Think Inside the Box
Transform a box into a unique space inspired by Siah Armajani!
We want to see your creations! Share on social media @hirshhorn with #HirshhornInsideOut.
Time: 45–60 minutes
Skill Level: Advanced
Topic: Building and Design
Look closely. What do you see? Describe the materials, space, and what’s inside.
Take a look at the artwork from a different angle. What do you notice now? How do you think this was made?
This artwork, which is called Picture Window with Two Chairs, by the artist Siah Armajani, was made using wood, paint, and cardboard. Notice how the picture window creates the feeling of a room, even though all other sides are open. Two empty chairs sit facing each other. This sculpture is very small, sized like a doll house, at 5 ⅜ inches long, 8 inches wide, and 6 ⅝ inches high—about the size of a bunch of bananas.
Do you have ideas that you are passionate about and want to share with people? Meet Artist Siah Armajani. Armajani (1939–2020) was born in Tehran, Iran, and was part of a very educated family. He immigrated to the United States when he was 19 years old and studied philosophy and art at Macalester College in St. Paul, Minnesota, where his uncle was a professor.
Armajani began making artwork in the late 1950s. He made many different types of art including sculpture and collage, and is best known for his large-scale public art and architecture projects such as the major Irene Hixon Whitney bridge in Minneapolis. He used math, science, and technology to express ideas that he did not feel could be adequately expressed using paint and canvas. From 1974 to1975, Armajani worked on a “Building” series which included more than a thousand small-scale structures focused on creating houses with open space. Picture Window with two Chairs is part of the “Building” series.
See other works by Siah Armajani in the Hirshhorn collection.
Taking inspiration from artist Siah Armajani’s sculpture Picture Window with two Chairs, create your own architectural sculpture.
- Hunt for a box. Look for a recycled box, like an old food container or shoe box. Think about how the box’s size impacts the type of space you want to create. For our model project, we chose a cereal box which has a structure that is both cozy and tall.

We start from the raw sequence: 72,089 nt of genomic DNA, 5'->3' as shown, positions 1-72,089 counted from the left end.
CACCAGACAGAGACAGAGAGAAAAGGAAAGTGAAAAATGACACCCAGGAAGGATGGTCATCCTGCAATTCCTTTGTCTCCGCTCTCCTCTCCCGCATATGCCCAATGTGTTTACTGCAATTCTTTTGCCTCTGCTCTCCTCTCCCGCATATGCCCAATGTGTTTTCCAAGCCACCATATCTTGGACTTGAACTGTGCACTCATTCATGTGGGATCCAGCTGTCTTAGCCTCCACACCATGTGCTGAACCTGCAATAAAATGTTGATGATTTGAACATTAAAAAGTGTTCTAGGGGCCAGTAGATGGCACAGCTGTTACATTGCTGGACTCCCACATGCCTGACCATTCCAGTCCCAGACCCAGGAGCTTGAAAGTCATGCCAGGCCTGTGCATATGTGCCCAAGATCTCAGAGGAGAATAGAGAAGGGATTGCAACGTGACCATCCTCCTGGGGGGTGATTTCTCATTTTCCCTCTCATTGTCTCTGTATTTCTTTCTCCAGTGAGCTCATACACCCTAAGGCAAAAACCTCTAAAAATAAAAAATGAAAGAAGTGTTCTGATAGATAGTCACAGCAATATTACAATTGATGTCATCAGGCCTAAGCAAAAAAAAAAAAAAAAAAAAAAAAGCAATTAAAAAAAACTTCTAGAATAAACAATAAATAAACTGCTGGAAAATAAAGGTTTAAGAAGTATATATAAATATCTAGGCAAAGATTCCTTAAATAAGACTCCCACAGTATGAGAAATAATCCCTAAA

- Gather your materials. You’ll need:
- Sturdy materials such as cardboard or popsicle sticks. Cardboard tubes or inserts from shipping boxes can create great furniture and architectural details.
- Kinetic, bendy materials such as wire, pipe cleaners, straws, or string. Kinetic means that something is “of or relating to motion.” Kinetic art is art that moves!
- Materials to help hold it all together, such as tape or glue
- Explore your materials. Can they stand on their own? Can you alter them by folding or bending? How can attaching two or more materials together create new possibilities for your structure?
- Make a plan! Grab some paper and drawing materials, and sketch your ideas. What type of space do you want to create? Think about different ideas for transforming your box with the materials you’ve chosen. Note: Younger children (under six) may do best skipping this step and continuing to explore materials and build their structure.
- Transform your box. Think about how to want to display the space you create. Use your scissors to create an opening for viewing. For our model project we chose to cut off the front of our box. Look back at Picture Window with Two Chairs and notice how open Armajani chose to keep his work.
- Construct your space and its contents. Use your materials to alter or add to your box. For our model project, we cut and glued popsicle sticks to a piece of cardboard to make a couch, glued broken spaghetti pieces to straws to make a ladder, and bent and hung wire from a cut rubber band to create a hanging sculpture.
- Decorate! You might use markers, paint, or other decorative materials to enhance your space or its contents. For our model project, we chose to draw directly onto the box surface with markers. Continue constructing and transforming until you are happy with your creation. Younger artists may want to play with their creation. Add in minifigures or toy animals to encourage pretend play.
- Title your work! We titled our project Pandora’s Oasis. Our title is a play on the ancient Greek myth of Pandora’s Box, a tragedy in which Pandora’s curiosity overwhelms her and she opens a forbidden box. After you finish your project, check out the myth with an adult to learn how Pandora’s story ends.